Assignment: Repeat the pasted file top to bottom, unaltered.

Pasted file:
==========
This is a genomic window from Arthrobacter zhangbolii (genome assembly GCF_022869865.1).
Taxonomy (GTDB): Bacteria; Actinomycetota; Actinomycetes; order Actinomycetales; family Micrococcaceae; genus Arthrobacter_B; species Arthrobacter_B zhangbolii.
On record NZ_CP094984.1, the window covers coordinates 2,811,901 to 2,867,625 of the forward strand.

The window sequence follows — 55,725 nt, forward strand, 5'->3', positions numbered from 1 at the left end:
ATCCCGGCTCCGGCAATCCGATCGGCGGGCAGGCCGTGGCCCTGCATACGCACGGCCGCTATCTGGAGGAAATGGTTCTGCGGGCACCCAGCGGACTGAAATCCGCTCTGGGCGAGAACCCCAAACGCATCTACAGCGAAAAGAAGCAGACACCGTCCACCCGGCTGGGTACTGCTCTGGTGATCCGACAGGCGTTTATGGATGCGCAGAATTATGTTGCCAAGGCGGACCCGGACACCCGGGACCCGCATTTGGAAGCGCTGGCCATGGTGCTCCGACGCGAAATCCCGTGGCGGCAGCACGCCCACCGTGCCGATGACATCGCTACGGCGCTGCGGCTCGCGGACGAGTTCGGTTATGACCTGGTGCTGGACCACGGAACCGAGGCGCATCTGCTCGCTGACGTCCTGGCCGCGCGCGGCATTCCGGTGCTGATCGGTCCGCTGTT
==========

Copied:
This is a genomic window from Arthrobacter zhangbolii (genome assembly GCF_022869865.1).
Taxonomy (GTDB): Bacteria; Actinomycetota; Actinomycetes; order Actinomycetales; family Micrococcaceae; genus Arthrobacter_B; species Arthrobacter_B zhangbolii.
On record NZ_CP094984.1, the window covers coordinates 2,811,901 to 2,867,625 of the forward strand.

The window sequence follows — 55,725 nt, forward strand, 5'->3', positions numbered from 1 at the left end:
ATCCCGGCTCCGGCAATCCGATCGGCGGGCAGGCCGTGGCCCTGCATACGCACGGCCGCTATCTGGAGGAAATGGTTCTGCGGGCACCCAGCGGACTGAAATCCGCTCTGGGCGAGAACCCCAAACGCATCTACAGCGAAAAGAAGCAGACACCGTCCACCCGGCTGGGTACTGCTCTGGTGATCCGACAGGCGTTTATGGATGCGCAGAATTATGTTGCCAAGGCGGACCCGGACACCCGGGACCCGCATTTGGAAGCGCTGGCCATGGTGCTCCGACGCGAAATCCCGTGGCGGCAGCACGCCCACCGTGCCGATGACATCGCTACGGCGCTGCGGCTCGCGGACGAGTTCGGTTATGACCTGGTGCTGGACCACGGAACCGAGGCGCATCTGCTCGCTGACGTCCTGGCCGCGCGCGGCATTCCGGTGCTGATCGGTCCGCTGTT